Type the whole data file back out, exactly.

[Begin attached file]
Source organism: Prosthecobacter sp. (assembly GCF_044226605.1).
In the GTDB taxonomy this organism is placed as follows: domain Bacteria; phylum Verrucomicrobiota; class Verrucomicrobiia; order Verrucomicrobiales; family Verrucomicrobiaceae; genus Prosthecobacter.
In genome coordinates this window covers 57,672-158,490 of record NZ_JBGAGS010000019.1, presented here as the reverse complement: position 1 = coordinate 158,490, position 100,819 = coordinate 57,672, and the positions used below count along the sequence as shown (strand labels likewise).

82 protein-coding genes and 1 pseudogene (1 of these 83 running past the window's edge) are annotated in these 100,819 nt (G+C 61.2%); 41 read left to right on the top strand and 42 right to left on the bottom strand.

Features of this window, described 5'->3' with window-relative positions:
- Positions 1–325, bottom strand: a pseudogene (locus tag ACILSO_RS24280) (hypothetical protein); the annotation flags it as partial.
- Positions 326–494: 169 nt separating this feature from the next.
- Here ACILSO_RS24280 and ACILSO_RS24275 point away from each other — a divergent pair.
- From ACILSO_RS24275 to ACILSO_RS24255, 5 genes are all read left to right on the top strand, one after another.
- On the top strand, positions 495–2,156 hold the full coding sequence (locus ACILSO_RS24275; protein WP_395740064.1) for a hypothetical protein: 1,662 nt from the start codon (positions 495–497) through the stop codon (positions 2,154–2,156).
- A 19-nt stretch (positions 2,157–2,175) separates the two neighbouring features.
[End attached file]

Source organism: Prosthecobacter sp. (assembly GCF_044226605.1).
In the GTDB taxonomy this organism is placed as follows: domain Bacteria; phylum Verrucomicrobiota; class Verrucomicrobiia; order Verrucomicrobiales; family Verrucomicrobiaceae; genus Prosthecobacter.
In genome coordinates this window covers 57,672-158,490 of record NZ_JBGAGS010000019.1, presented here as the reverse complement: position 1 = coordinate 158,490, position 100,819 = coordinate 57,672, and the positions used below count along the sequence as shown (strand labels likewise).

82 protein-coding genes and 1 pseudogene (1 of these 83 running past the window's edge) are annotated in these 100,819 nt (G+C 61.2%); 41 read left to right on the top strand and 42 right to left on the bottom strand.

Features of this window, described 5'->3' with window-relative positions:
- Positions 1–325, bottom strand: a pseudogene (locus tag ACILSO_RS24280) (hypothetical protein); the annotation flags it as partial.
- Positions 326–494: 169 nt separating this feature from the next.
- Here ACILSO_RS24280 and ACILSO_RS24275 point away from each other — a divergent pair.
- From ACILSO_RS24275 to ACILSO_RS24255, 5 genes are all read left to right on the top strand, one after another.
- On the top strand, positions 495–2,156 hold the full coding sequence (locus ACILSO_RS24275; protein WP_395740064.1) for a hypothetical protein: 1,662 nt from the start codon (positions 495–497) through the stop codon (positions 2,154–2,156).
- A 19-nt stretch (positions 2,157–2,175) separates the two neighbouring features.